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Moon China

How China Will Get To the Moon Before a Google Lunar XPrize Winner 173

Posted by samzenpus
from the third-is-better-than-last dept.
An anonymous reader writes in with this link about the advances in China's lunar program. "A $30 million Google-backed competition to land a spacecraft on the moon may be about to be scooped. China's Chang'e 3 probe successfully put itself into lunar orbit on Friday in preparation for an attempted touchdown around Dec. 14. China won't be winning the prize money, which is reserved for privately funded, previously enrolled teams, not government agencies."
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How China Will Get To the Moon Before a Google Lunar XPrize Winner

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  • Re:missing the point (Score:5, Interesting)

    by savuporo (658486) on Monday December 09, 2013 @04:22AM (#45637601)

    Hmm. Apparently capitalist governments are even more effective at sinking funds into projects like that, because its widely recognized that US beat the Soviets in the early space race.

    Of course, for some inexplicable reason US didnt respond to Soviet challenge by leveraging the power of free markets, private industry and entrepreneurial spirit. They decided to beat massive Soviet state run design bureaus backed by their military industry complex by establishing their own massive state run design bureau backed by their military industrial complex. They even bagged members of the same team of germans as their design leads !

    Funnily enough, Russians are now launching the lions share of commercial space payloads, whereas the recent SpaceX Falcon 9 first comsat launch was the first in years for US.

  • Re:missing the point (Score:3, Interesting)

    by stenvar (2789879) on Monday December 09, 2013 @04:30AM (#45637623)

    Hmm. Apparently capitalist governments are even more effective at sinking funds into projects like that

    Yes, because they end up having more money to spend.

    Of course, for some inexplicable reason US didnt respond to Soviet challenge by leveraging the power of free markets, private industry and entrepreneurial spirit.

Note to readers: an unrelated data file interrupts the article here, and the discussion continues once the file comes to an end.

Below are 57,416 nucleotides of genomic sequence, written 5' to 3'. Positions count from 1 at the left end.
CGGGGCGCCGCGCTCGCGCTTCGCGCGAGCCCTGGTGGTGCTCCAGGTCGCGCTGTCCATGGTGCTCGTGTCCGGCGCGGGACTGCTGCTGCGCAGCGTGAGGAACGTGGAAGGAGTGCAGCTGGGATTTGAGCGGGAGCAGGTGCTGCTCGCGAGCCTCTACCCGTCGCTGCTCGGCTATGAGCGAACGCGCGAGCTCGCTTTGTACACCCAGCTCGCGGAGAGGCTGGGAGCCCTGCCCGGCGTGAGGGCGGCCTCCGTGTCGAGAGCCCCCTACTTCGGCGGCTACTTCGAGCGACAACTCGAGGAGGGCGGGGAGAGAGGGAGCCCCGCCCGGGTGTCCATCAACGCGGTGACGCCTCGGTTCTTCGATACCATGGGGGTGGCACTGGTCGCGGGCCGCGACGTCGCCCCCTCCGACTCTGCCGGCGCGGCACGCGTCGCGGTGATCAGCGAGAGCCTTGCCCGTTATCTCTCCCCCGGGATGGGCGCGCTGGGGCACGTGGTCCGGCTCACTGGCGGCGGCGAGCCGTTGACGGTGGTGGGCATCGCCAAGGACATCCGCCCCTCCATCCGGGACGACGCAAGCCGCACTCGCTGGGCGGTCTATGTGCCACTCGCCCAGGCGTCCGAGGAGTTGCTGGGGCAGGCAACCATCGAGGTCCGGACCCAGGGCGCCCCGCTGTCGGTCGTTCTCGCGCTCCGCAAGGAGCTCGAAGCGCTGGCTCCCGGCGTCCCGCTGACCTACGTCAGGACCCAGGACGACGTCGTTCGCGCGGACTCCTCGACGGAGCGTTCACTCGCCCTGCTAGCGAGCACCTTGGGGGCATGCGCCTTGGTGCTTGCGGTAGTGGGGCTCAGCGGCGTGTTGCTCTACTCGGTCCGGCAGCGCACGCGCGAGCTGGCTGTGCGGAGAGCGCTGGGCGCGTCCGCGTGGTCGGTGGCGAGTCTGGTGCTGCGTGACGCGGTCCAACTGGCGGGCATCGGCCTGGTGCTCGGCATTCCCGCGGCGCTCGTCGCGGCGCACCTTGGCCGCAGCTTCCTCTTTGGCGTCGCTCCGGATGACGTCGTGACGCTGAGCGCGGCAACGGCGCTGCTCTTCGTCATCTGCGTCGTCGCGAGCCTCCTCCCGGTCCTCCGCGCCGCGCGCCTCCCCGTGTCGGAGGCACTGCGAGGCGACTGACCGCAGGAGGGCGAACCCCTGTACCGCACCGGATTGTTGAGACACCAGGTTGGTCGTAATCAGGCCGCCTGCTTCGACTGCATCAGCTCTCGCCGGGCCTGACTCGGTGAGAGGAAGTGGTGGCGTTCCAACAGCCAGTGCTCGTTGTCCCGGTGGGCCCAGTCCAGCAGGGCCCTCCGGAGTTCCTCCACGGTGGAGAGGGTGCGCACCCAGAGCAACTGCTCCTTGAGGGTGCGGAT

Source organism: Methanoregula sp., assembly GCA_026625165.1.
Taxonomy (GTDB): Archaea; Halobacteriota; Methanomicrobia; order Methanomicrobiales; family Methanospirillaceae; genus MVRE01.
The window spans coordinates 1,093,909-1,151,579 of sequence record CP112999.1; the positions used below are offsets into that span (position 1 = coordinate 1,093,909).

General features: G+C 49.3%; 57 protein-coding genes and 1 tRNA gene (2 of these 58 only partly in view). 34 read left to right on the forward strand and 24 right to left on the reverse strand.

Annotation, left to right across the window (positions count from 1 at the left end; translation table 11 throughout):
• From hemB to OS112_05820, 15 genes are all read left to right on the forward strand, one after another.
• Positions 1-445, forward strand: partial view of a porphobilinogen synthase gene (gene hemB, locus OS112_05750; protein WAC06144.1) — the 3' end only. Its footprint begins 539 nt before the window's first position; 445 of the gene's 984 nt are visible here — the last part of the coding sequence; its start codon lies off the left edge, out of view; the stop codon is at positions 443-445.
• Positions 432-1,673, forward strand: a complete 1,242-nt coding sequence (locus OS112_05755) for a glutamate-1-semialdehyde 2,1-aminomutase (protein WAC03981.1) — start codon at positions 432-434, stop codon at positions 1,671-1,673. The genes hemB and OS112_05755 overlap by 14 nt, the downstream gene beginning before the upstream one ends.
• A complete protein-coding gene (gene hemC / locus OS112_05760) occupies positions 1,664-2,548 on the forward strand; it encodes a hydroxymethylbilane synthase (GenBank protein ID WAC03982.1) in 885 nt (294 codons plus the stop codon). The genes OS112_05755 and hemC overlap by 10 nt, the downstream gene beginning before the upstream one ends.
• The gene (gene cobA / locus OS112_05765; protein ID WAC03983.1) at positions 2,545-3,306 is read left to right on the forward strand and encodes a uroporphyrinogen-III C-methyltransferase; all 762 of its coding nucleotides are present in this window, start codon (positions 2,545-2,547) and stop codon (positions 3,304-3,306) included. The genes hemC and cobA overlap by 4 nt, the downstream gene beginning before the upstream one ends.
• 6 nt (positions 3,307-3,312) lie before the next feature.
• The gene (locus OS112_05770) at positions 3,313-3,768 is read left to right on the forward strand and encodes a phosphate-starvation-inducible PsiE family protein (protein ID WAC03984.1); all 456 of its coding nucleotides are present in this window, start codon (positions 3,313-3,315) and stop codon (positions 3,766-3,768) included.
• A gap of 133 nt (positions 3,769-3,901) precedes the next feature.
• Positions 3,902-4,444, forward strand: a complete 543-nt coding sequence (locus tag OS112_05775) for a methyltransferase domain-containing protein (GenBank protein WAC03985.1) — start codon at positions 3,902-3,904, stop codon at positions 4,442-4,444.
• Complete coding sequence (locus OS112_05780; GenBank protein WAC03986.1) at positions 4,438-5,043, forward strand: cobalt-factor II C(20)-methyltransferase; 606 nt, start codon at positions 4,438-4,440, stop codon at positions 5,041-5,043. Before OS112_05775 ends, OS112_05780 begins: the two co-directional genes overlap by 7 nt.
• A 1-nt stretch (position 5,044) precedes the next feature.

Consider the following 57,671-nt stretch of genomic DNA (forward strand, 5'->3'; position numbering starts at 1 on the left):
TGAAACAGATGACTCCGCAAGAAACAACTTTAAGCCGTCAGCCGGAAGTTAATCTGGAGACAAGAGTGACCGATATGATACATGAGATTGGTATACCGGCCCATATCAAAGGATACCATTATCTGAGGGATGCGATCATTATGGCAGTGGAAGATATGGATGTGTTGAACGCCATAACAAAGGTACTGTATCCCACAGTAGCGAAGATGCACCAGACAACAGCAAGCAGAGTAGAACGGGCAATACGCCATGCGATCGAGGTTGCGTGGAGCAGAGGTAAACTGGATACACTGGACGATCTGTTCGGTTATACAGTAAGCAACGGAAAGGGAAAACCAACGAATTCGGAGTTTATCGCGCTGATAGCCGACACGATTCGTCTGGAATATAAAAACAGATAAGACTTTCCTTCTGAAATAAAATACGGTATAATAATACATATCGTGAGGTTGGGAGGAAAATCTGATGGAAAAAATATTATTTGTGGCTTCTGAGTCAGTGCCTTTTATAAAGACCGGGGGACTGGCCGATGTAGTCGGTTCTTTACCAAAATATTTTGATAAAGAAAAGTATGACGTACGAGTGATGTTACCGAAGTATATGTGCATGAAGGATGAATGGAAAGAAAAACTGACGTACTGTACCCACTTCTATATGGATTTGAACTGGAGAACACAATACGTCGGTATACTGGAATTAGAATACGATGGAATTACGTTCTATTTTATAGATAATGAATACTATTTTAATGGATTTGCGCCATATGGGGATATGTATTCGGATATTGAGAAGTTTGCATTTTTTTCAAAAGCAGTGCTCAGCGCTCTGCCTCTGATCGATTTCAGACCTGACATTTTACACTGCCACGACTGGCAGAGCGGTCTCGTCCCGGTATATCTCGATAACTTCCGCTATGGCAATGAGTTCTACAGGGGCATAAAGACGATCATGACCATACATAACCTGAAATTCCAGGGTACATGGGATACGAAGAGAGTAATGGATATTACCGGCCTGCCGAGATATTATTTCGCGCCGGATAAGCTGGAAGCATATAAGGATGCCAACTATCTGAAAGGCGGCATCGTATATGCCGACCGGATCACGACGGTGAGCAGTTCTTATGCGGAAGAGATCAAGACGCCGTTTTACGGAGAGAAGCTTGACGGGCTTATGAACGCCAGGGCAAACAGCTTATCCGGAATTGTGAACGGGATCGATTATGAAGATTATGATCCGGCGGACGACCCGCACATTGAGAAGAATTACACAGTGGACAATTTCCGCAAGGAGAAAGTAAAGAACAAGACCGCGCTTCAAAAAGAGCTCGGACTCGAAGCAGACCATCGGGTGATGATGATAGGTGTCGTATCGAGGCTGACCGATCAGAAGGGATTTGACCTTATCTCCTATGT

The US leveraged the power of "free markets, private industry and entrepreneurial spirit" by taxing it.

    Funnily enough, Russians are now launching the lions share of commercial space payloads, whereas the recent SpaceX Falcon 9 first comsat launch was the first in years for US.

    Funnily enough, private industry has little incentive competing with government services, in particular if private industry is heavily regulated. And for anything other than satellite launches, there simply hasn't been much incentive for private investment at all. The Soviet union is, of course, still just living off resources created on the back of peasants and workers during the Soviet era.

    The moon landing may have been a good political stunt, but scientifically and economically, it was a huge waste of money.

  • Re:I when wonder... (Score:4, Interesting)

    by Rosco P. Coltrane (209368) on Monday December 09, 2013 @06:12AM (#45637873)

    It will explode from using low quality components.

    Many of the quality product you associate with "american-made" or "european-made" are in fact made in China, part or whole.

    If you still think China churns out shite copies of good products like in the 70s and 80s, you need a reality check. Many, MANY China products are brilliant, quality made and innovative. Granted, many are still shite and copies too, but that's changing fast.

  • Re:missing the point (Score:4, Interesting)

    by khallow (566160) on Monday December 09, 2013 @07:23AM (#45638123)

    Lunokhod represented a way of doing the same amount of scientific work the Apollo missions did with less risk and at a fraction of the price.

    It didn't. The scientific output of Apollo was quite remarkable. And there's two simple reasons why. First, they had the best machines of the day, people (which incidentally are still the best machines of the day) gathering samples and running experiments on the surface.

    And second, they returned 380 kg of lunar material to be studied for the past few decades. Do you really think a 60s vintage lunar rover is going to get better data on lunar material on location than generations of Earth-based scientists do with a sample return?

  • Re: I when wonder... (Score:2, Interesting)

    by Anonymous Coward on Monday December 09, 2013 @07:53AM (#45638203)

    I work in China. Even the Chinese don't believe that their products are any good. Their manufacturing skills are sketchy. Their design skills are weak. Raw materials are sub par. Their key asset is low cost. Not quality.

  • Re:missing the point (Score:4, Interesting)

    by Vintermann (400722) on Monday December 09, 2013 @09:17AM (#45638501) Homepage

    First lunar flyby: Luna 1

    The impressiveness of this feat is only slightly tainted by the fact that it wasn't supposed to be a flyby. They missed.

    All us KSP fans can relate to that, I'm sure...

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